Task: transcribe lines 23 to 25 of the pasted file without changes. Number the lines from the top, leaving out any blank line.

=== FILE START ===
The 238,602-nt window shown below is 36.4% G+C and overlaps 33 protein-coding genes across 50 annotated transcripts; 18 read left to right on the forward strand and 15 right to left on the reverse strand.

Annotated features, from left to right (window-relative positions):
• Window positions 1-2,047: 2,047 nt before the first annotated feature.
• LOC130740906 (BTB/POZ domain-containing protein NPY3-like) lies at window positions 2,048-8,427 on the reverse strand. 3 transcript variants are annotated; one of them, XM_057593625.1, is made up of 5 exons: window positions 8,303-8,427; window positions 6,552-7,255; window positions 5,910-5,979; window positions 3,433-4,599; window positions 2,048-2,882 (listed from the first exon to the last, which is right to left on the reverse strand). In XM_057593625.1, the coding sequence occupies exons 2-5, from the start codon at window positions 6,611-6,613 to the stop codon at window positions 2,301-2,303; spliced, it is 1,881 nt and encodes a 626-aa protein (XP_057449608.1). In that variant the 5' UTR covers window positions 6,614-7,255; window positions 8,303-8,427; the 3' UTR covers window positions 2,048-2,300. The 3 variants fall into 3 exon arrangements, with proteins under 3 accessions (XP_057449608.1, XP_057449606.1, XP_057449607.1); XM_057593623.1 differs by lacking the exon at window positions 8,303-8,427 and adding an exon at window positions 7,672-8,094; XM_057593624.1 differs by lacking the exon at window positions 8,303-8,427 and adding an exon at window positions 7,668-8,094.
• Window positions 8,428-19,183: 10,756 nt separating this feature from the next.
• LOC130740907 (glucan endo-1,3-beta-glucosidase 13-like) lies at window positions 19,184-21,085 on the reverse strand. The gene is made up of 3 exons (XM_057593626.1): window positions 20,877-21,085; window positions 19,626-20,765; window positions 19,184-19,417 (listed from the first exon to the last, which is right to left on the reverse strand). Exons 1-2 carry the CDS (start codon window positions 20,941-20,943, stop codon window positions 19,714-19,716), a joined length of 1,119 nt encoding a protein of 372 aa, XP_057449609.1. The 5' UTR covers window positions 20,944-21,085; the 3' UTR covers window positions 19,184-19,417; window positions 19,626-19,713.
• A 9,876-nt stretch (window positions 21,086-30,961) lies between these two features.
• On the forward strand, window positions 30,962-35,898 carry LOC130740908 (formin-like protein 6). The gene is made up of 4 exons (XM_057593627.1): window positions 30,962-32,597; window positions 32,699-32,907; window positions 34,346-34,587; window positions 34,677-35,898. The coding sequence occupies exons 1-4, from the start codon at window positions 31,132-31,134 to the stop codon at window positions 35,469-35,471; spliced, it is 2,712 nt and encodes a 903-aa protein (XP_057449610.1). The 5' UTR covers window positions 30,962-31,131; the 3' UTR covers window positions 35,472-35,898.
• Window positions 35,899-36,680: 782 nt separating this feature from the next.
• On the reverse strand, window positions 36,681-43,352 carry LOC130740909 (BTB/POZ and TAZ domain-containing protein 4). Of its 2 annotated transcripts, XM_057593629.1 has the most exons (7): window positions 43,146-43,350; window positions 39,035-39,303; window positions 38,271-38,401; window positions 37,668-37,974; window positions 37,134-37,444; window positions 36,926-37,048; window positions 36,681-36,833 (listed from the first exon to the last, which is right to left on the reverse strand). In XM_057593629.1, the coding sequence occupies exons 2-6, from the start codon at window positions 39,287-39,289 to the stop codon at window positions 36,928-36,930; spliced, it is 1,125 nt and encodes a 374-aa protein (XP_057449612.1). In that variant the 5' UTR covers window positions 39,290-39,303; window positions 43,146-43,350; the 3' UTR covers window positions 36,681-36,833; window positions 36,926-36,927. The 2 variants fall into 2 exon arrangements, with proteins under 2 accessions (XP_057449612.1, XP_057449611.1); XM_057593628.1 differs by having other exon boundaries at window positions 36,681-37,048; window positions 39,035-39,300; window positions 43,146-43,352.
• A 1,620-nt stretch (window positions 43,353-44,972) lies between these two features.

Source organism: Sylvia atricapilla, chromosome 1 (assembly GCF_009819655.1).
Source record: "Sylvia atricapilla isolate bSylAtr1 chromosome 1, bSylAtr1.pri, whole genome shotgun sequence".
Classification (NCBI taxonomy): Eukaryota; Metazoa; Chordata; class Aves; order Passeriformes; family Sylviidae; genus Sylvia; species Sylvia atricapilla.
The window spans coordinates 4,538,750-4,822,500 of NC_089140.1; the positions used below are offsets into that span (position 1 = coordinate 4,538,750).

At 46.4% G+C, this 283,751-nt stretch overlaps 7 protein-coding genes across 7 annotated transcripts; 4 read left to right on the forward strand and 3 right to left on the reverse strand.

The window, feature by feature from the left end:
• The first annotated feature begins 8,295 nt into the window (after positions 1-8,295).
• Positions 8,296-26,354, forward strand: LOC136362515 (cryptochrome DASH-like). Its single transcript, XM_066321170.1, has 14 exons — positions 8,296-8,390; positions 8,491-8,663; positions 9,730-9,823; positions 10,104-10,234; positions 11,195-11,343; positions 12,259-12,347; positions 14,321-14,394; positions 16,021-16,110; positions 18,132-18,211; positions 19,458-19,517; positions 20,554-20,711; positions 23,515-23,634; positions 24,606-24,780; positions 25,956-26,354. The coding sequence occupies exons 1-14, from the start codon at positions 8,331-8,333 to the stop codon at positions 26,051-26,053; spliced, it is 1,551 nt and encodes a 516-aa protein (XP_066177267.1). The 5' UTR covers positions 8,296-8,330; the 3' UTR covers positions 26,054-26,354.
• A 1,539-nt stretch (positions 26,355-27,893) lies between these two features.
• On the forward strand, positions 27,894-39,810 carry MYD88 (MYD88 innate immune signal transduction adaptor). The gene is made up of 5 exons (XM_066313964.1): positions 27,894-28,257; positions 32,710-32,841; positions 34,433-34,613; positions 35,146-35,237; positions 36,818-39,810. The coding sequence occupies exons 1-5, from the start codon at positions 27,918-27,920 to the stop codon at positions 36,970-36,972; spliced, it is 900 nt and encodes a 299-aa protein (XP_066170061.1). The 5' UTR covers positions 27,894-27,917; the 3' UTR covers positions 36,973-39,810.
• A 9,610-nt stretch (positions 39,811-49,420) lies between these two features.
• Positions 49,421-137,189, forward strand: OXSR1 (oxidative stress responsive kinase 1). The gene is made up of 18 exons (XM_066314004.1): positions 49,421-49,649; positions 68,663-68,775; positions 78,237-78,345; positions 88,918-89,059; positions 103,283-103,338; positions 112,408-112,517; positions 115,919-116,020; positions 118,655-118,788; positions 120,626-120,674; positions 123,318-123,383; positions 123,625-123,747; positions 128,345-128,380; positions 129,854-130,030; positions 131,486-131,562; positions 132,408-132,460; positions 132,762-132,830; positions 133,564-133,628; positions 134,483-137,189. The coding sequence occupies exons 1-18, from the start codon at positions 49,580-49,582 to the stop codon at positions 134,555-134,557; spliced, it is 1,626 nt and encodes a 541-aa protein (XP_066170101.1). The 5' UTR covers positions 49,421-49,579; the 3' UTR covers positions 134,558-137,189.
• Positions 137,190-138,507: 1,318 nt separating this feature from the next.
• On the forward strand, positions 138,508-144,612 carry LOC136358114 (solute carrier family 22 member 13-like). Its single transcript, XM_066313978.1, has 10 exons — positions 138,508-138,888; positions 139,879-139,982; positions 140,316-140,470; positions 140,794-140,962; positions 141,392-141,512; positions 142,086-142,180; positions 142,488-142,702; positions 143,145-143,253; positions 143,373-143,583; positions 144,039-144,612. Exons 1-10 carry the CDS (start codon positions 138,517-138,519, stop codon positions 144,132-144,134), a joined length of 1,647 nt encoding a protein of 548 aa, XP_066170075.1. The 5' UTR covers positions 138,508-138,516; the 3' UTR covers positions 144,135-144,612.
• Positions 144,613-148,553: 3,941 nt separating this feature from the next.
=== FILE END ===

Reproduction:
• Positions 49,421-137,189, forward strand: OXSR1 (oxidative stress responsive kinase 1). The gene is made up of 18 exons (XM_066314004.1): positions 49,421-49,649; positions 68,663-68,775; positions 78,237-78,345; positions 88,918-89,059; positions 103,283-103,338; positions 112,408-112,517; positions 115,919-116,020; positions 118,655-118,788; positions 120,626-120,674; positions 123,318-123,383; positions 123,625-123,747; positions 128,345-128,380; positions 129,854-130,030; positions 131,486-131,562; positions 132,408-132,460; positions 132,762-132,830; positions 133,564-133,628; positions 134,483-137,189. The coding sequence occupies exons 1-18, from the start codon at positions 49,580-49,582 to the stop codon at positions 134,555-134,557; spliced, it is 1,626 nt and encodes a 541-aa protein (XP_066170101.1). The 5' UTR covers positions 49,421-49,579; the 3' UTR covers positions 134,558-137,189.
• Positions 137,190-138,507: 1,318 nt separating this feature from the next.
• On the forward strand, positions 138,508-144,612 carry LOC136358114 (solute carrier family 22 member 13-like). Its single transcript, XM_066313978.1, has 10 exons — positions 138,508-138,888; positions 139,879-139,982; positions 140,316-140,470; positions 140,794-140,962; positions 141,392-141,512; positions 142,086-142,180; positions 142,488-142,702; positions 143,145-143,253; positions 143,373-143,583; positions 144,039-144,612. Exons 1-10 carry the CDS (start codon positions 138,517-138,519, stop codon positions 144,132-144,134), a joined length of 1,647 nt encoding a protein of 548 aa, XP_066170075.1. The 5' UTR covers positions 138,508-138,516; the 3' UTR covers positions 144,135-144,612.